Mr. JONES: Oh, my, there's no other county nowhere around today that's more agricultural then Douglas County. I can remember too another thing that's passed away here. Talk about this youth program that we have. Why, this time of year you couldn't hardly hear your ears. We used to raise a lot of potatoes here and the kids would be out at six o'clock in the morning going to the potato field, and then this, what do they call it down, here, this cannery, it isn't a cannery any more, but Stokley's, why they used to buy up?they called it the canning factory then, and these farmers would have tomatoes and cabbage and what not, and strawberries. These kids would have jobs through the summer. We didn't have any trouble finding jobs for kids because couldn't hardly get enough picking peaches and apples and potatoes through the summer months. We only got three and four cents a bushel, but if you was a good worker, you could make at least $4.00 a day, and that was big money.

Mr. NETHER: Right. I can imagine.

Mr. JONES: I have often times said we don't need this problem about giving kids jobs. I only wish that they would let me run such a thing. I would give them jobs alright.

Mr. NETHER: How did you feel now, a lot of people were unemployed, had a third of the country unemployed, although it didn't really affect them.

Mr. JONES: Yes. I don't think it bothered here as much as other places. We had more people in Chicago and around.

Mr. NETHER: How did you feel when Franklin Delano Roosevelt was elected?

Mr. JONES: I think that was a Godsend. Of course, I am a Democrat, but really politics is not in it, but he was a Godsend. And, of course, you always are going to have somebody to kick you in the pants when you are doing something that's good, and if you can't stand the heat, as another Democrat used to say, don't go in the kitchen, just come out.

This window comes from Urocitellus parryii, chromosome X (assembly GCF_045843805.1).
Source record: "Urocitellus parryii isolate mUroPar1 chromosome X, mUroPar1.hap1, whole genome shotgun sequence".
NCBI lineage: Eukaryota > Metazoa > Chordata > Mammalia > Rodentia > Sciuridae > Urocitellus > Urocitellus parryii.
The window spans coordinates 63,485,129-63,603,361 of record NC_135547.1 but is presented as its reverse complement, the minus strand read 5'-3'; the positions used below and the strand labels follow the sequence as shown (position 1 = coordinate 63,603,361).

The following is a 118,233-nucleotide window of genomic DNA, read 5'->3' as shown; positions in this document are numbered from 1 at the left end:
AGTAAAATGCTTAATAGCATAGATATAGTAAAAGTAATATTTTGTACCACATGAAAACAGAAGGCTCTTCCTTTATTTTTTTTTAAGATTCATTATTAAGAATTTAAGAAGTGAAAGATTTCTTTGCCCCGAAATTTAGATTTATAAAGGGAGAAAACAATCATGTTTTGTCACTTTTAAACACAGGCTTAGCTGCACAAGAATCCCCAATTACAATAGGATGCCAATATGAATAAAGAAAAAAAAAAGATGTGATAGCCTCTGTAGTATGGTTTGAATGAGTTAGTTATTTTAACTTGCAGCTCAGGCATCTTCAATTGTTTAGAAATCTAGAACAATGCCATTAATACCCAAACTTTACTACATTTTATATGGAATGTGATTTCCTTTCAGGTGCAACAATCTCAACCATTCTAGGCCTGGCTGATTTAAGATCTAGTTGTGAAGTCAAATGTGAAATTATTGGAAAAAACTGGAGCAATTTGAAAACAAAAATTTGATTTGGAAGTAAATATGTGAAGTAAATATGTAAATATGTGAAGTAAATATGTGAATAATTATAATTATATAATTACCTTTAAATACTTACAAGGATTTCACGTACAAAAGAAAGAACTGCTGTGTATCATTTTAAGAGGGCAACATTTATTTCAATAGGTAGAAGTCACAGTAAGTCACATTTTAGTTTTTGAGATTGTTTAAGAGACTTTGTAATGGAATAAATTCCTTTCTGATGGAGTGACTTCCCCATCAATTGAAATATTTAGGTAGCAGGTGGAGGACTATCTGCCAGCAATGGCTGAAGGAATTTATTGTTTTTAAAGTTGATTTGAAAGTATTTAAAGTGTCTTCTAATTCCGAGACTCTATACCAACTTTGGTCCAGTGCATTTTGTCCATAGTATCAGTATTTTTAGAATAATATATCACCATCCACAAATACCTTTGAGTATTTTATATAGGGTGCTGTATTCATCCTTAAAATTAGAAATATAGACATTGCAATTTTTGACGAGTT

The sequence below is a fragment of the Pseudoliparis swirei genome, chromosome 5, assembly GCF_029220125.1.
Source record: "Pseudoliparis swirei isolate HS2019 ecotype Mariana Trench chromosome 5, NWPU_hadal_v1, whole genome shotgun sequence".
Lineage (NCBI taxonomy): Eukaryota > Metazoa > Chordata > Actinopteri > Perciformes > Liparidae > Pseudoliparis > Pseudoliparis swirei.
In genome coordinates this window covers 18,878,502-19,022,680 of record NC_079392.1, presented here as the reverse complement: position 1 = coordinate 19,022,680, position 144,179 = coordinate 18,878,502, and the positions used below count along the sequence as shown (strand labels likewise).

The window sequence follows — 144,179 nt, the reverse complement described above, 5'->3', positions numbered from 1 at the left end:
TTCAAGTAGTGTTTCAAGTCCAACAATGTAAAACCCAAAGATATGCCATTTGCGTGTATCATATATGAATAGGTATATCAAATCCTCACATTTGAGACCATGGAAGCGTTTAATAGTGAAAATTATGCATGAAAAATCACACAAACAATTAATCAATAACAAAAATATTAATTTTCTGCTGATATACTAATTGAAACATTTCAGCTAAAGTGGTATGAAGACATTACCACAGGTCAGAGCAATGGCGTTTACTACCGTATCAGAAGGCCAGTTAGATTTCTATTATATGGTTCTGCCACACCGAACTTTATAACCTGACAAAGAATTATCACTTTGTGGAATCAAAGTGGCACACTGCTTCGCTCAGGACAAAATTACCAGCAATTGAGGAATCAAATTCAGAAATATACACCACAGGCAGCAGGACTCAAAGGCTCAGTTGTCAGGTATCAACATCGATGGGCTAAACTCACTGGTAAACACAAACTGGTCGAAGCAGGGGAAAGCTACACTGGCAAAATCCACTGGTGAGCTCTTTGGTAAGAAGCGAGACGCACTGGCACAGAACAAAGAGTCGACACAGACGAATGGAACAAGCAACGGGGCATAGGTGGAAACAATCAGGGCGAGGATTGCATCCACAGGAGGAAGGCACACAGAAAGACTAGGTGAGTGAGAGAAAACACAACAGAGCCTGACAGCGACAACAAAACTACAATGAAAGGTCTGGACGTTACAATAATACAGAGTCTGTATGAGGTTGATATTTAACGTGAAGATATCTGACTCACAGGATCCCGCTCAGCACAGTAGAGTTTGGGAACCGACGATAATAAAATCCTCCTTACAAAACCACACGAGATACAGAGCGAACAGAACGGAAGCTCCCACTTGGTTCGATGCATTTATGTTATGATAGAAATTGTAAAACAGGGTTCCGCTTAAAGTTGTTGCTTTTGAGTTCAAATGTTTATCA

Mr. NETHER: Do you agree with most of the programs that he started, like Social Security and?

Mr. JONES: I agreed one hundred percent with that Social Security. I could see it. I thought it was one of the finest things for old people, and I was glad to pay my part in such a thing.

Mr. NETHER: What about the CCC camps? Were there any of those around here?

Mr. JONES: They were. Out where you spoke awhile ago, the boy was drowned, that was a project of the CCC Camp.

Mr. NETHER: Out at Lone Star Lake?

Mr. JONES: Yes. They employed lots of boys. I didn't work out there though because I was I guess a little shrewder. I went someplace else. But there were hundreds that worked out there and we could have projects like that now, but they don't do it. These boys got along out there, and I think they should have it now. There's a lot of projects in the county that could be. Out here, look at all of these weed patches and?

Mr. NETHER: Right.

Mr. JONES: One thing and another, take an old fellow like me that knows about those kind of things. Young people are all right, but they have to be led.

Mr. NETHER: Reason I asked about Roosevelt, you have people that love him and you have people that hate him.

Mr. JONES: That's natural because he done a wonderful thing. We are seeing some of his effects in this Social Security now. What would I be doing now, ask myself the question, if I didn't draw Social Security check? However, I paid in it and I am not ashamed to let anybody know.